Day 3 at HIMSS and this morning’s run revealed the Harrah’s Employee Health Center. I wonder what platform they use? The weather started to warm up today and it was downright muggy by noon. I spent most of the morning catching up with old friends. It still feels a little strange to have friends that you are very close to and talk with daily but only see once a year at HIMSS or some other meeting. I’m grateful for the opportunity for actual face-to-face interaction especially when beignets are involved.
I spent a good chunk of time on the show floor today, looking for the next big thing. I was happy to see several vendors with their HIStalk sponsor signs prominently placed. It’s always fun to see my avatar smiling back at me and I hope everyone appreciates the hand cramps from all the signing. Thanks to Surgical Information Systems, Orchestrate Healthcare, and Billian’s HealthDATA for sponsoring us and for displaying your signs with pride. I saw a lot of ladies in flip flops today and can only assume they were dancing the night away at HIStalkapalooza and are therefore recovering.
I attended a great lunch and learn session dealing with interoperability and data exchange. I was glad to see a speaker who was even more gloom and doom than I sometimes am about interface and exchange projects. His summary: however difficult you think this is going to be, without the right kind of planning it’s going to be way more difficult and complicated. I’ll be sharing his presentation with several of our internal customers as I try to explain why moving patient data isn’t the same as driving a wheelbarrow of mulch from the hospital’s front landscaping to the back entrance.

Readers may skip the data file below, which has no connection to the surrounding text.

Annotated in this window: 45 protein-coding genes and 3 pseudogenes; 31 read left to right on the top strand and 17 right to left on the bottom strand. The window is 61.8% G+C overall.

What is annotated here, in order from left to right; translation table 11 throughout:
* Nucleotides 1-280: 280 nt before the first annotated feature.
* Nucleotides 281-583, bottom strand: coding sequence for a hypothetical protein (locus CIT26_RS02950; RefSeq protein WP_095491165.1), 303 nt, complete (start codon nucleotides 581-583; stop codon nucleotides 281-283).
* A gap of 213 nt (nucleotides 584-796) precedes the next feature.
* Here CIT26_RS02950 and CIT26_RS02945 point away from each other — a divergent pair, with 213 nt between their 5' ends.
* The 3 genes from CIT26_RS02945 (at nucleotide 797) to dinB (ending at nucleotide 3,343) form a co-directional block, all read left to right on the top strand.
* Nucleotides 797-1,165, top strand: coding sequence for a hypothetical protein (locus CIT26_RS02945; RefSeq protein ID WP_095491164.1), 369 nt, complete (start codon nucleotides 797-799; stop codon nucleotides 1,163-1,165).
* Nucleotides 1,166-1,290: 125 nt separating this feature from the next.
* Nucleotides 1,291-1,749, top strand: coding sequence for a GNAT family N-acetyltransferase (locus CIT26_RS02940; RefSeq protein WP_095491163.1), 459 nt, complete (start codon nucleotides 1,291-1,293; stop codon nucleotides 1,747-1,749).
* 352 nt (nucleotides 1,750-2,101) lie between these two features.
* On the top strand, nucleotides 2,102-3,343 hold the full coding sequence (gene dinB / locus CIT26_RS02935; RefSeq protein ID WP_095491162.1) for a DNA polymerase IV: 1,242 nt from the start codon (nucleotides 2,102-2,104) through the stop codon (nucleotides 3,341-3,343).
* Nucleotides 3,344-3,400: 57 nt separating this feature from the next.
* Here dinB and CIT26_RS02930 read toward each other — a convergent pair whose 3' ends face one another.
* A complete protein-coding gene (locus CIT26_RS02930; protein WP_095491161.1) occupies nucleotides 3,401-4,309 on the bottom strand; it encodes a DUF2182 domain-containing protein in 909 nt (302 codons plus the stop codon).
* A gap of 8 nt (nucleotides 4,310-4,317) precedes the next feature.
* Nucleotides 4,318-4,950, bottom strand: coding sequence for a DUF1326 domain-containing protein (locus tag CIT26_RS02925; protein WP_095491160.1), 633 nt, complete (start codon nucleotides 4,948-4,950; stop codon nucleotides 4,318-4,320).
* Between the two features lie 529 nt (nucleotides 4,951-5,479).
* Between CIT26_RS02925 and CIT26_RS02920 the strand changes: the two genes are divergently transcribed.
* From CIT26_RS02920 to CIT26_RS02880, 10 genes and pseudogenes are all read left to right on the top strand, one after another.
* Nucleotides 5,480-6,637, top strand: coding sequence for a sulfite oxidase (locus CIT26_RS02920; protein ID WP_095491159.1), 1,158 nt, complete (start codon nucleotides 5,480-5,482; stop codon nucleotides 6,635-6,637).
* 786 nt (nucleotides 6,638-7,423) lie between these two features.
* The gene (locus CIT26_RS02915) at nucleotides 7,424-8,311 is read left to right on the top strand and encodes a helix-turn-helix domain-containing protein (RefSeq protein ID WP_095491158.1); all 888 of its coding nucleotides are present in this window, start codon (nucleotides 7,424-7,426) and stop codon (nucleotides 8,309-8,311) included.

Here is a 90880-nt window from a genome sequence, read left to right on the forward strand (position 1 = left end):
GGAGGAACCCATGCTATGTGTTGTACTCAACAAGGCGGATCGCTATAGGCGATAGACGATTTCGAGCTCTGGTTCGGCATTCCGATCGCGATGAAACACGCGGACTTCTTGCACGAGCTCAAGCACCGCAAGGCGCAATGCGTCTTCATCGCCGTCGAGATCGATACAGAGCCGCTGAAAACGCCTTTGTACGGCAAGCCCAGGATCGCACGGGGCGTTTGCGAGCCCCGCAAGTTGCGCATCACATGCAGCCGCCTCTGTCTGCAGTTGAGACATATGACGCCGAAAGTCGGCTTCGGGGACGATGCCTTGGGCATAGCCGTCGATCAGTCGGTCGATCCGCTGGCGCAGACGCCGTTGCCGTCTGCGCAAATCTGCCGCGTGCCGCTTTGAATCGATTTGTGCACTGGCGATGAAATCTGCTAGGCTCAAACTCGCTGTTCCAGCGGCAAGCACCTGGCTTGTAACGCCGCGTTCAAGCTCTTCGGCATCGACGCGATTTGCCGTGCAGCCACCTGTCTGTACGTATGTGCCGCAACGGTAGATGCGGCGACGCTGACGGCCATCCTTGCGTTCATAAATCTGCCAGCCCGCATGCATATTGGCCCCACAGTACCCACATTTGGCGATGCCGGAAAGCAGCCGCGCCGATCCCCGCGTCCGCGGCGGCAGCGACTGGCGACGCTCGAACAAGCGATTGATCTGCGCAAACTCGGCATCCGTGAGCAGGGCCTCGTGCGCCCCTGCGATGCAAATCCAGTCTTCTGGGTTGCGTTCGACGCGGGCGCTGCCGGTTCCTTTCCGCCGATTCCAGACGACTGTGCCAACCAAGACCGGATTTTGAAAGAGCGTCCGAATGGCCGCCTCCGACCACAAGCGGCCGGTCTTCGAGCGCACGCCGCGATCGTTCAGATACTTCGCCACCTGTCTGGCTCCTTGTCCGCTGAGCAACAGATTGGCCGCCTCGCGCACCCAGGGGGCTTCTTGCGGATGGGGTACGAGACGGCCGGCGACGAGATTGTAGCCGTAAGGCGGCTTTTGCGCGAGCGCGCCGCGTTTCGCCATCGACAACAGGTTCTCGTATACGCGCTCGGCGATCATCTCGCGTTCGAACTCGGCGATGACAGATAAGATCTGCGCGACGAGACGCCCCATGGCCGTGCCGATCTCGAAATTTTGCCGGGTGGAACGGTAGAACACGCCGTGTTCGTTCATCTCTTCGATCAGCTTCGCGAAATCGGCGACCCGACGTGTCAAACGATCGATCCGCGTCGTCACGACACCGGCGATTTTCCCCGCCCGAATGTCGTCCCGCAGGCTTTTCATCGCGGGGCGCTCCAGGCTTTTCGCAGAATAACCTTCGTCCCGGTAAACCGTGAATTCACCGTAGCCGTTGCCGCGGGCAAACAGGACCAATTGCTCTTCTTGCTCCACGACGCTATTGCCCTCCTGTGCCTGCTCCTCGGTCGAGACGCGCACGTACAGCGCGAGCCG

One of the cooler things I saw today was PatientTouch. Their “Mobile Care Orchestration” solution looks as good as it sounds. Their iPhone-based solution allows real-time access to care plans, patient lists, medication administration, alerts, and a whole host of other data. They’re partnering with some big folks (including my emergency department vendor) and our nurses would love to get their hands on something like that soon.
I also enjoyed visiting with the folks at Apixio, who knew how to handle a prospect and have a slick-looking solution to extract data from clinical narratives. I’m looking forward to getting it in front of my care managers to see what they think.
Not surprisingly, Judy Faulkner responded to yesterday’s CommonWell Health Alliance announcement by stating it’s a thinly-veiled attempt to attack Epic. I didn’t hear much speculation about it today, but then again I was pretty busy trying to visit 8,000 booths in just a few hours.
I was supposed to meet up with a group of brilliant physician informaticists tonight, but was sidetracked by a crisis at the hospital. Instead of exchanging ideas with great minds, I was sitting on a conference call providing leadership support while the team brought a critical system back up. Not that I added much to the team’s efforts, but I wanted to be there for any escalation requests that needed to be carried up the chain. I hope Inga was able to make it to some gatherings without me.